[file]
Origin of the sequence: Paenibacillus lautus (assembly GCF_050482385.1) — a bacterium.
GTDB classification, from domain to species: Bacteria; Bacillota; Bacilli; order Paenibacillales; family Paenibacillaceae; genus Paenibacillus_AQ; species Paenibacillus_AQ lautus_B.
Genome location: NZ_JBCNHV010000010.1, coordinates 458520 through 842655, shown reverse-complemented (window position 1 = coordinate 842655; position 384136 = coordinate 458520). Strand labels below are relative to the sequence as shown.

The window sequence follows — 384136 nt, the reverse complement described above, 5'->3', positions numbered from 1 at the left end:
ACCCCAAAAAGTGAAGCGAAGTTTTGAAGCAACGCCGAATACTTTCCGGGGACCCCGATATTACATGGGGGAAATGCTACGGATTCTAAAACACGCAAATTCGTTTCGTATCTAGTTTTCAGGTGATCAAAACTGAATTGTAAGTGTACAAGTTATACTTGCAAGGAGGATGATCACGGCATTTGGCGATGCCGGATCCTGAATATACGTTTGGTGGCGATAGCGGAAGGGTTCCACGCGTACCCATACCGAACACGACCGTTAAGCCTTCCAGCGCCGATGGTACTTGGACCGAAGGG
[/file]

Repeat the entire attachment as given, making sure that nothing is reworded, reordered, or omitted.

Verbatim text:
Origin of the sequence: Paenibacillus lautus (assembly GCF_050482385.1) — a bacterium.
GTDB classification, from domain to species: Bacteria; Bacillota; Bacilli; order Paenibacillales; family Paenibacillaceae; genus Paenibacillus_AQ; species Paenibacillus_AQ lautus_B.
Genome location: NZ_JBCNHV010000010.1, coordinates 458520 through 842655, shown reverse-complemented (window position 1 = coordinate 842655; position 384136 = coordinate 458520). Strand labels below are relative to the sequence as shown.

The window sequence follows — 384136 nt, the reverse complement described above, 5'->3', positions numbered from 1 at the left end:
ACCCCAAAAAGTGAAGCGAAGTTTTGAAGCAACGCCGAATACTTTCCGGGGACCCCGATATTACATGGGGGAAATGCTACGGATTCTAAAACACGCAAATTCGTTTCGTATCTAGTTTTCAGGTGATCAAAACTGAATTGTAAGTGTACAAGTTATACTTGCAAGGAGGATGATCACGGCATTTGGCGATGCCGGATCCTGAATATACGTTTGGTGGCGATAGCGGAAGGGTTCCACGCGTACCCATACCGAACACGACCGTTAAGCCTTCCAGCGCCGATGGTACTTGGACCGAAGGG